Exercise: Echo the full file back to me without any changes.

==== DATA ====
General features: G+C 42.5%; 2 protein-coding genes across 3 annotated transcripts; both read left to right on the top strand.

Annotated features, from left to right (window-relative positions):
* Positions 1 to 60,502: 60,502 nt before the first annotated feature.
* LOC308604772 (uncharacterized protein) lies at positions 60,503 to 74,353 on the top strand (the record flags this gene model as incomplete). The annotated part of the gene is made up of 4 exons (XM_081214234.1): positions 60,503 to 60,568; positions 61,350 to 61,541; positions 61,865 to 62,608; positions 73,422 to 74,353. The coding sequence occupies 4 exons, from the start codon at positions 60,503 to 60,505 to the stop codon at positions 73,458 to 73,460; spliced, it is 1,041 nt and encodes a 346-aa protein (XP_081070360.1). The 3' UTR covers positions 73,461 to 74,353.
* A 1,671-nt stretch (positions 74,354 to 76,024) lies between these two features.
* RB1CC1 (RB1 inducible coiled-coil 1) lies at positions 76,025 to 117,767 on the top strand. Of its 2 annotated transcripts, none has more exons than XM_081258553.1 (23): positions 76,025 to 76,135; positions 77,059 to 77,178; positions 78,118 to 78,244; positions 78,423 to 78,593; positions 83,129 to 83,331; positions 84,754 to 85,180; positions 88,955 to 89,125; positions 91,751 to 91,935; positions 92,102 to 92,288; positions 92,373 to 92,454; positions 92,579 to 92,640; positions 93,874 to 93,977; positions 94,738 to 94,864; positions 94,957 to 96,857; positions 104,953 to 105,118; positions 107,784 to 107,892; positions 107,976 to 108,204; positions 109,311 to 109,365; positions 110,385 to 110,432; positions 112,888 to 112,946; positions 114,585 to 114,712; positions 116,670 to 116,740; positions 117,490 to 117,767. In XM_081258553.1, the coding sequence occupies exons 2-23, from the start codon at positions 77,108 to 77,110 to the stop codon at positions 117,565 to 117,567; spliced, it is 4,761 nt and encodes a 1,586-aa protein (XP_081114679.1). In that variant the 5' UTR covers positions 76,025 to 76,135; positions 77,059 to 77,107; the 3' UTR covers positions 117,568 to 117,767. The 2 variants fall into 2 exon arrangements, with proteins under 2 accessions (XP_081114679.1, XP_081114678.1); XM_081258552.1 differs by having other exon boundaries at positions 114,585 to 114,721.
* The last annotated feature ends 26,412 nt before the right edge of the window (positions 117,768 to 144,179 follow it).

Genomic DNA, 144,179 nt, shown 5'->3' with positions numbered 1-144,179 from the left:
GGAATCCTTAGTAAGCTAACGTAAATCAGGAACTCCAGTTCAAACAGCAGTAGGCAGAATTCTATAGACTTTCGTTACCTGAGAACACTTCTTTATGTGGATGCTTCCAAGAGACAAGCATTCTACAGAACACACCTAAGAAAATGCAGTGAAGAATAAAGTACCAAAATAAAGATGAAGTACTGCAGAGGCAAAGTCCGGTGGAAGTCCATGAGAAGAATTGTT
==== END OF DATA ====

General features: G+C 42.5%; 2 protein-coding genes across 3 annotated transcripts; both read left to right on the top strand.

Annotated features, from left to right (window-relative positions):
* Positions 1 to 60,502: 60,502 nt before the first annotated feature.
* LOC308604772 (uncharacterized protein) lies at positions 60,503 to 74,353 on the top strand (the record flags this gene model as incomplete). The annotated part of the gene is made up of 4 exons (XM_081214234.1): positions 60,503 to 60,568; positions 61,350 to 61,541; positions 61,865 to 62,608; positions 73,422 to 74,353. The coding sequence occupies 4 exons, from the start codon at positions 60,503 to 60,505 to the stop codon at positions 73,458 to 73,460; spliced, it is 1,041 nt and encodes a 346-aa protein (XP_081070360.1). The 3' UTR covers positions 73,461 to 74,353.
* A 1,671-nt stretch (positions 74,354 to 76,024) lies between these two features.
* RB1CC1 (RB1 inducible coiled-coil 1) lies at positions 76,025 to 117,767 on the top strand. Of its 2 annotated transcripts, none has more exons than XM_081258553.1 (23): positions 76,025 to 76,135; positions 77,059 to 77,178; positions 78,118 to 78,244; positions 78,423 to 78,593; positions 83,129 to 83,331; positions 84,754 to 85,180; positions 88,955 to 89,125; positions 91,751 to 91,935; positions 92,102 to 92,288; positions 92,373 to 92,454; positions 92,579 to 92,640; positions 93,874 to 93,977; positions 94,738 to 94,864; positions 94,957 to 96,857; positions 104,953 to 105,118; positions 107,784 to 107,892; positions 107,976 to 108,204; positions 109,311 to 109,365; positions 110,385 to 110,432; positions 112,888 to 112,946; positions 114,585 to 114,712; positions 116,670 to 116,740; positions 117,490 to 117,767. In XM_081258553.1, the coding sequence occupies exons 2-23, from the start codon at positions 77,108 to 77,110 to the stop codon at positions 117,565 to 117,567; spliced, it is 4,761 nt and encodes a 1,586-aa protein (XP_081114679.1). In that variant the 5' UTR covers positions 76,025 to 76,135; positions 77,059 to 77,107; the 3' UTR covers positions 117,568 to 117,767. The 2 variants fall into 2 exon arrangements, with proteins under 2 accessions (XP_081114679.1, XP_081114678.1); XM_081258552.1 differs by having other exon boundaries at positions 114,585 to 114,721.
* The last annotated feature ends 26,412 nt before the right edge of the window (positions 117,768 to 144,179 follow it).

Genomic DNA, 144,179 nt, shown 5'->3' with positions numbered 1-144,179 from the left:
GGAATCCTTAGTAAGCTAACGTAAATCAGGAACTCCAGTTCAAACAGCAGTAGGCAGAATTCTATAGACTTTCGTTACCTGAGAACACTTCTTTATGTGGATGCTTCCAAGAGACAAGCATTCTACAGAACACACCTAAGAAAATGCAGTGAAGAATAAAGTACCAAAATAAAGATGAAGTACTGCAGAGGCAAAGTCCGGTGGAAGTCCATGAGAAGAATTGTT